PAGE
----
Biodun Stephen: I’m an Accidental Cinema Filmmaker



Biodun Stephen is known for some Nollywood blockbuster movies from The Visit which was one of the first Nollywood movies bought by Netflix and earned AMVCA nomination to Picture Perfect which was a hit in cinemas in 2017 and host of others. She is a screenwriter, film producer and director. Her movies were adjudged via audience ratings as the best movies on iROKO TV in 2017 and 2018. Biodun’s latest movie, Joba, will hit cinemas in April. This Nollywood heroine talks to Chinedu Ibeabuchi about her career, what film making means to her and a lot more

  • I Like Working with Young Talents Because Someone Needs to Give Them the Chance
  • One of the Crises I Suffered from was Ability to Do So Many Things

How did it all begin for you?

It was initially acting. I really wanted to be an actor. I was busy going for auditions. It was never about not passing an audition. It was always ‘did they ever call you back’? Also, I think when I was much younger, there were just few men who were as tall as I am. So pairing me was difficult. And when they pair me, they pair me with old men. So, they are automatically doubling my age in real life. And you know how Nollywood works? The moment you are known for a character, that’s the character you will always be playing. For instance, I always assume Carol King was old and when I met her 10 years after, she said ‘oh, I am not as old as you think.’  You know because she always plays someone’s mother for a long time, I had a perception that since she is a mom, she must be in her 50s. But alas, she is still young. My original dream as a teenager was that I wanted to act. I studied Philosophy in OAU and after school, I worked as an OAP and news presenter on radio. Later, I worked as copywriter in an advertising agency, then went back to radio and later traveled to learn film making at the London Film Academy. When I got back to Nigeria, I met Chris of Koga Entertainment. We collaborated to produce an amazing story called The Visit. That earned me AMVCA nomination as the best movie in West Africa. In 2016, we shot Picture Perfect which was out in Cinemas in 2017. My films were rated as the best, by audience choice, on iRoko TV in 2017 and 2018. My latest work is Joba, a faith based movie.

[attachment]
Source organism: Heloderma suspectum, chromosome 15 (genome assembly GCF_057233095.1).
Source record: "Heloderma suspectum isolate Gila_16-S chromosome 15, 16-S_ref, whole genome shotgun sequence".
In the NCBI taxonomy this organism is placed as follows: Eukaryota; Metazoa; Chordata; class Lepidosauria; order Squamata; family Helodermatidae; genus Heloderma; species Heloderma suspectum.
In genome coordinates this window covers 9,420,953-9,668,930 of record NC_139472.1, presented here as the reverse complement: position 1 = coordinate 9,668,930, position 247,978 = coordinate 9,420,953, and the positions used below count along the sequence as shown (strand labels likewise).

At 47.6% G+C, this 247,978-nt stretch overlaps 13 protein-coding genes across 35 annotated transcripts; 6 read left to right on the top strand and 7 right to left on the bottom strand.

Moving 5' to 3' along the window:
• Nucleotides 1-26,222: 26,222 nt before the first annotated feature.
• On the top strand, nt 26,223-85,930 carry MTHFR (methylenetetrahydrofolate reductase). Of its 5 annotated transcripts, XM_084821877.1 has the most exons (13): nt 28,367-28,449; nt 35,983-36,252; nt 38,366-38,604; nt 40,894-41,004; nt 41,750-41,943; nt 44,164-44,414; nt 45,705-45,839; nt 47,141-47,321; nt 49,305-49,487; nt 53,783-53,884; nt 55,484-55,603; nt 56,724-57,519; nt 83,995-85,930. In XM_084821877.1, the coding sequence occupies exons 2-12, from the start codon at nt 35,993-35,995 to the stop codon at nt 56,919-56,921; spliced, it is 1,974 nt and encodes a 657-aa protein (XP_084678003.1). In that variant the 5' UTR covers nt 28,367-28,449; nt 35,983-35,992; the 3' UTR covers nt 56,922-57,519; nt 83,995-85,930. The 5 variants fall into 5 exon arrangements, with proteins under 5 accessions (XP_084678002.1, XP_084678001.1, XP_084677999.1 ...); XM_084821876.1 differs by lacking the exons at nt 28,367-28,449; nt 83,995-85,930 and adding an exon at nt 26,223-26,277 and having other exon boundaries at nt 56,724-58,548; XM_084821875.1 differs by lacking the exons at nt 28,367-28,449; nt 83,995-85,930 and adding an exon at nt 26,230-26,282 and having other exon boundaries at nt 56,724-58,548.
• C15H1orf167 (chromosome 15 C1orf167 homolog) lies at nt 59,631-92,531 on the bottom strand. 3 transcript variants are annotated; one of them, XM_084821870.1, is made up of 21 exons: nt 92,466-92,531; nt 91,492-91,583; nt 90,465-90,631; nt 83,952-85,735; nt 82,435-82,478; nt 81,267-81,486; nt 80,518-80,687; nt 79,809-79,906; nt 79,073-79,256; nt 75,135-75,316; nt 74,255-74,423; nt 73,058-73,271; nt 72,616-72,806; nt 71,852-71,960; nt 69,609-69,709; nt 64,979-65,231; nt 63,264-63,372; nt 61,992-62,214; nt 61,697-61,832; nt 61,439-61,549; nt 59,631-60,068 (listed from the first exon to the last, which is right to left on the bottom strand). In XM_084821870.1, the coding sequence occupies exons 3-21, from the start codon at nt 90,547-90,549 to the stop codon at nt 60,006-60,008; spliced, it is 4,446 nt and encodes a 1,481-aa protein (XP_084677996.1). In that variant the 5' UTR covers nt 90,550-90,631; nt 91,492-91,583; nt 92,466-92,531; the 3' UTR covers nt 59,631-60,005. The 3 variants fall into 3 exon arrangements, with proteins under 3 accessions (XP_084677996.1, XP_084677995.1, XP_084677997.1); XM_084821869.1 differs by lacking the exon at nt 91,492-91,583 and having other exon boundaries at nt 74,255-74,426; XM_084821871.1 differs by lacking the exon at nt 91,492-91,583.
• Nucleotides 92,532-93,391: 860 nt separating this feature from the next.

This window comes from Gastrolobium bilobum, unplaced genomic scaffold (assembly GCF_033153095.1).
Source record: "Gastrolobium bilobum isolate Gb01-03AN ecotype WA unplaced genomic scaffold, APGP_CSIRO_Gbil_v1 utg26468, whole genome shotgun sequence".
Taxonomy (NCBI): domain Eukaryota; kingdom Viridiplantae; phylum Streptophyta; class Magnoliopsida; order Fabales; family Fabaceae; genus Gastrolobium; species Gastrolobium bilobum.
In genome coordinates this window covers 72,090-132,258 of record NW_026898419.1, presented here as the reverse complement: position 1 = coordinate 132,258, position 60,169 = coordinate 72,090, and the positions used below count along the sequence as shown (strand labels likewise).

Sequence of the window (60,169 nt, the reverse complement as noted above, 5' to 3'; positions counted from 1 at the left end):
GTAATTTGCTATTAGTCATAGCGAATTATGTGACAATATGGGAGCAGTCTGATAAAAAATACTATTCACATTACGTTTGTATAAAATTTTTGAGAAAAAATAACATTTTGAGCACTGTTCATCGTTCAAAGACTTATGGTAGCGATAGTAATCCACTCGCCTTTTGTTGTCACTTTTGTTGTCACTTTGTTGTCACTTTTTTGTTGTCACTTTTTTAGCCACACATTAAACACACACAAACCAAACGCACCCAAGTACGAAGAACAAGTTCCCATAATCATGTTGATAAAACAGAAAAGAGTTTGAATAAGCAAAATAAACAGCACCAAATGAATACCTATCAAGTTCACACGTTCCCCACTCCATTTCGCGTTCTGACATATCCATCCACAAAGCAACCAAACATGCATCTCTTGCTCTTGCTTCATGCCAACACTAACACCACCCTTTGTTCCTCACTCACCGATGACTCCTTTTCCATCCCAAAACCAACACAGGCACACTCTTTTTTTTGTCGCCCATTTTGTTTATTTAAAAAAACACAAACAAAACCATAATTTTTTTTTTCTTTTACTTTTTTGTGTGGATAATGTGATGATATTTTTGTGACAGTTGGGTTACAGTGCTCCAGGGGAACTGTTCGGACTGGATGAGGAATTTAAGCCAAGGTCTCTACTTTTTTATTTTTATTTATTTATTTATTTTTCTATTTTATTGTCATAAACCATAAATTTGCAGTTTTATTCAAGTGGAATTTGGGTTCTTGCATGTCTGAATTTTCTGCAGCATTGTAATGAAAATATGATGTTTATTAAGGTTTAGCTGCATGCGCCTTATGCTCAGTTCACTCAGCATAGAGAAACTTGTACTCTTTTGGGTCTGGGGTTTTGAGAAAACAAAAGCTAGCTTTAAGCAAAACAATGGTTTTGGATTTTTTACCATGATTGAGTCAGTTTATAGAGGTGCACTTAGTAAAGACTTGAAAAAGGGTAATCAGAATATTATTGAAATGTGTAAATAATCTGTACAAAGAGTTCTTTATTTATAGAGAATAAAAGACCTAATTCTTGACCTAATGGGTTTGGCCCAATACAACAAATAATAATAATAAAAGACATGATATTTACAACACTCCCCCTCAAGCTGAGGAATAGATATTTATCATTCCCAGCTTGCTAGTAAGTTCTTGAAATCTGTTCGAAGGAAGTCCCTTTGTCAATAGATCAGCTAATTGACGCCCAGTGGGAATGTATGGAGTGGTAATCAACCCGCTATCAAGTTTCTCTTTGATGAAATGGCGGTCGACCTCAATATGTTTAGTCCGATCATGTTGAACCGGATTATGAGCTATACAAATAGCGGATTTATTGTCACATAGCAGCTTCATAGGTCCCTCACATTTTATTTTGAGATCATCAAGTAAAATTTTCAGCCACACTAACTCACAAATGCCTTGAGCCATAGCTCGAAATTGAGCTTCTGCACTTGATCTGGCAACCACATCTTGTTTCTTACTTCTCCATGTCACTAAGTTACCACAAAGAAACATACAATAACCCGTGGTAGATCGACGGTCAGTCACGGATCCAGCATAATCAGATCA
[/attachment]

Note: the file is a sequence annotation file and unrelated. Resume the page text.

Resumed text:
You seem to be investing whole lot on talented actors who are up coming. Why?

It’s because I have come from a place of hunger. By hunger, I mean being hungry for the space I am now. Someone gave me an opportunity in the person of late Chris of Koga Entertainment. Also, because I write my script myself, I need to find the perfect person. If it means that I have to drill talents till we get it right. I like working with young talents because someone needs to give them the chance. Someone took a gamble on me, so why won’t I do that to others.

A lot of young people get confused about career. They don’t know what to look out for. What’s the best way to choose a career or knowing what to do?

On my own part, I was confused for so long. One of the crises I suffered from was an ability to do so many things. I can write, act, direct, present and so on. In finding my space, I talked to myself and also prayed. I realised I had gone for several auditions and not clicking; also, I was on radio for a long time. However, radio helped me to find my purpose as a film maker because I did a talk show on radio which was about sharing life issues. So, that helped me to realise that even as a film maker, whatever I am writing has to speak the truth and help someone find peace. The defining moment for me was the AMVCA nomination which made me realise that my space was not in the front of the camera but at the back. And the moment I accepted that, every other thing fell into place. Now to answer your question on how to find your purpose, there is really no fast or short route. Sometimes, your purpose is steering at you but you don’t want to accept it.